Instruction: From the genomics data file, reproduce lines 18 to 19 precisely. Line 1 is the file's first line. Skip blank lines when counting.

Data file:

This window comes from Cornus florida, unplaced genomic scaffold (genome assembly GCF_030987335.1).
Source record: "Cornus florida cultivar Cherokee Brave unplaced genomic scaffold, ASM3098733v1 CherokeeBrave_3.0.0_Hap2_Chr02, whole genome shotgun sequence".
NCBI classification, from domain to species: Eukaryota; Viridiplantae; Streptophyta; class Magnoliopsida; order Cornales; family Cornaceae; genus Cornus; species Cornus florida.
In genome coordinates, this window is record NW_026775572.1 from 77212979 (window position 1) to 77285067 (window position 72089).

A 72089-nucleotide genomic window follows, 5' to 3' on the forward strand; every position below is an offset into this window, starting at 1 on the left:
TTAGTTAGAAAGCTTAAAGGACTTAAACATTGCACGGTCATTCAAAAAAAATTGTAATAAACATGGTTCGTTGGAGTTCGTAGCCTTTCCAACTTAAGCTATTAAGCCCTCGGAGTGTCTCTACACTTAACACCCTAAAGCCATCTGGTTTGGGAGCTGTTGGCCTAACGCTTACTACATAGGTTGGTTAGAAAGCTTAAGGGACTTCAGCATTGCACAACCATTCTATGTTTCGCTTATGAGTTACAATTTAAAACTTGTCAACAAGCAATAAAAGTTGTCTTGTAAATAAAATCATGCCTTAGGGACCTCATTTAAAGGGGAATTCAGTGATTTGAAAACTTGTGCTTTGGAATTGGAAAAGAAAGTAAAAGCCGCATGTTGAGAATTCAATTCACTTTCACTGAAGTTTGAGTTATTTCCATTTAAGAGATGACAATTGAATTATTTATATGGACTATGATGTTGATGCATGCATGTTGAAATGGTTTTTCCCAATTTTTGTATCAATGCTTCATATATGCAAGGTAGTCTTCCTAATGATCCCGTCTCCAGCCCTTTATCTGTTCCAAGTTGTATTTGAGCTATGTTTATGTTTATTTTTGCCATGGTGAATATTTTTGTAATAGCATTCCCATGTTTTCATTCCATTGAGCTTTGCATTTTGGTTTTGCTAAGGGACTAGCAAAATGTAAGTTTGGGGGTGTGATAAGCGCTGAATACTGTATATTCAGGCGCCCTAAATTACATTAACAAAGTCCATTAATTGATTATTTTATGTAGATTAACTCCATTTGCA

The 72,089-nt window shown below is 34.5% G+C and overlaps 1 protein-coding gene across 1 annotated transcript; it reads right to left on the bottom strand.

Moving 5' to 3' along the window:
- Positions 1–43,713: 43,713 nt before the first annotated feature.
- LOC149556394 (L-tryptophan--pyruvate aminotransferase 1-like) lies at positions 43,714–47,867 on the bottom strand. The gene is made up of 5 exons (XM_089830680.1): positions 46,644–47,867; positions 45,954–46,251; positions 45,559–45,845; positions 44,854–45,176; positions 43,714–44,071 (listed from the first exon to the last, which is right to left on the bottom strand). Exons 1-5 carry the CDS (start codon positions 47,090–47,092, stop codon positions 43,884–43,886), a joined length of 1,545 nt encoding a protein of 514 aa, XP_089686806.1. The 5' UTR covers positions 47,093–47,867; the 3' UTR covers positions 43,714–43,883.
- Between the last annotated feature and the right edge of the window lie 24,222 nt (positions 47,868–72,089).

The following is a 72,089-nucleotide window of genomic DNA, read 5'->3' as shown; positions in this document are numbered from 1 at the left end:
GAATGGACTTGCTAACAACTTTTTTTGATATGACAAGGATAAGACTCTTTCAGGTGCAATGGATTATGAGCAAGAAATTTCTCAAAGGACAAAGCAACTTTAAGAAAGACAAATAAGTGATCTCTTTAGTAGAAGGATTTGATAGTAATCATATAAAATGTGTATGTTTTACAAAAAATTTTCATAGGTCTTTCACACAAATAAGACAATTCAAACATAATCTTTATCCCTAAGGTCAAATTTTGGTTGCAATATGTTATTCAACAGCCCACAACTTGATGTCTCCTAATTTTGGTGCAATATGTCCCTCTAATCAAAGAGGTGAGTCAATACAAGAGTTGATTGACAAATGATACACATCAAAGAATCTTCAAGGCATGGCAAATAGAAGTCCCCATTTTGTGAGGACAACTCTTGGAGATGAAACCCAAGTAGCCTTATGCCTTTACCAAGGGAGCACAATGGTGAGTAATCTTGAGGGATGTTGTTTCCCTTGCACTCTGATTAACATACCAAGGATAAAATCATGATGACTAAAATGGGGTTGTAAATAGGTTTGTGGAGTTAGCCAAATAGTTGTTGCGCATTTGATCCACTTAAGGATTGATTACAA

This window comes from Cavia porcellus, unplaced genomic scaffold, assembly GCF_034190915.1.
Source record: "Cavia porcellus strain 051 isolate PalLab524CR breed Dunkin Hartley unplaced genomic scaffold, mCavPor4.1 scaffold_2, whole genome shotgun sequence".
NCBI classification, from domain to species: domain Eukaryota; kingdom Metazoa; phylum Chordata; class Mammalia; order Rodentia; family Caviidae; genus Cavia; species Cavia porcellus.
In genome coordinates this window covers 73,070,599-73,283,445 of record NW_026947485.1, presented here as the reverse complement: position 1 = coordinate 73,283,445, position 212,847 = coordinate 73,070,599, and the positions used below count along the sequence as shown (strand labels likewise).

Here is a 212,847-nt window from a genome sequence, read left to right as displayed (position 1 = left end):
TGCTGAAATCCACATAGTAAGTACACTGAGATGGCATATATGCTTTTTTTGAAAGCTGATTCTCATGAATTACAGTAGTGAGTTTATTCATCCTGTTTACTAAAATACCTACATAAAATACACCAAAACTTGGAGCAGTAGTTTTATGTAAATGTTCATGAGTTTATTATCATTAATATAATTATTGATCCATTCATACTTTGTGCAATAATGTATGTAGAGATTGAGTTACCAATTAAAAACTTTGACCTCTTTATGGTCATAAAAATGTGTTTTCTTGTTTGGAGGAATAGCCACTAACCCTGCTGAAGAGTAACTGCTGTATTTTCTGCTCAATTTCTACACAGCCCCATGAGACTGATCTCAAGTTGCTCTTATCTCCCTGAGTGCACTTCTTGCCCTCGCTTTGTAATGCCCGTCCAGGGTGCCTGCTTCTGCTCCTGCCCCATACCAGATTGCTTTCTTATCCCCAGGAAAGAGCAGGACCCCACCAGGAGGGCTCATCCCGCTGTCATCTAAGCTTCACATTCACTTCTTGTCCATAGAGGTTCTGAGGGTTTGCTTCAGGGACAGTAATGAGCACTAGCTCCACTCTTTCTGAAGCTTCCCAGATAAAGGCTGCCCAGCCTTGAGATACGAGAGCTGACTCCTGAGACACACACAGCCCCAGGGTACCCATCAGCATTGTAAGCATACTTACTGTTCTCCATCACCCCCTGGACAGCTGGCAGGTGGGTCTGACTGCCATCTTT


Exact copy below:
Here is a 212,847-nt window from a genome sequence, read left to right as displayed (position 1 = left end):
TGCTGAAATCCACATAGTAAGTACACTGAGATGGCATATATGCTTTTTTTGAAAGCTGATTCTCATGAATTACAGTAGTGAGTTTATTCATCCTGTTTACTAAAATACCTACATAAAATACACCAAAACTTGGAGCAGTAGTTTTATGTAAATGTTCATGAGTTTATTATCATTAATATAATTATTGATCCATTCATACTTTGTGCAATAATGTATGTAGAGATTGAGTTACCAATTAAAAACTTTGACCTCTTTATGGTCATAAAAATGTGTTTTCTTGTTTGGAGGAATAGCCACTAACCCTGCTGAAGAGTAACTGCTGTATTTTCTGCTCAATTTCTACACAGCCCCATGAGACTGATCTCAAGTTGCTCTTATCTCCCTGAGTGCACTTCTTGCCCTCGCTTTGTAATGCCCGTCCAGGGTGCCTGCTTCTGCTCCTGCCCCATACCAGATTGCTTTCTTATCCCCAGGAAAGAGCAGGACCCCACCAGGAGGGCTCATCCCGCTGTCATCTAAGCTTCACATTCACTTCTTGTCCATAGAGGTTCTGAGGGTTTGCTTCAGGGACAGTAATGAGCACTAGCTCCACTCTTTCTGAAGCTTCCCAGATAAAGGCTGCCCAGCCTTGAGATACGAGAGCTGACTCCTGAGACACACACAGCCCCAGGGTACCCATCAGCATTGTAAGCATACTTACTGTTCTCCATCACCCCCTGGACAGCTGGCAGGTGGGTCTGACTGCCATCTTT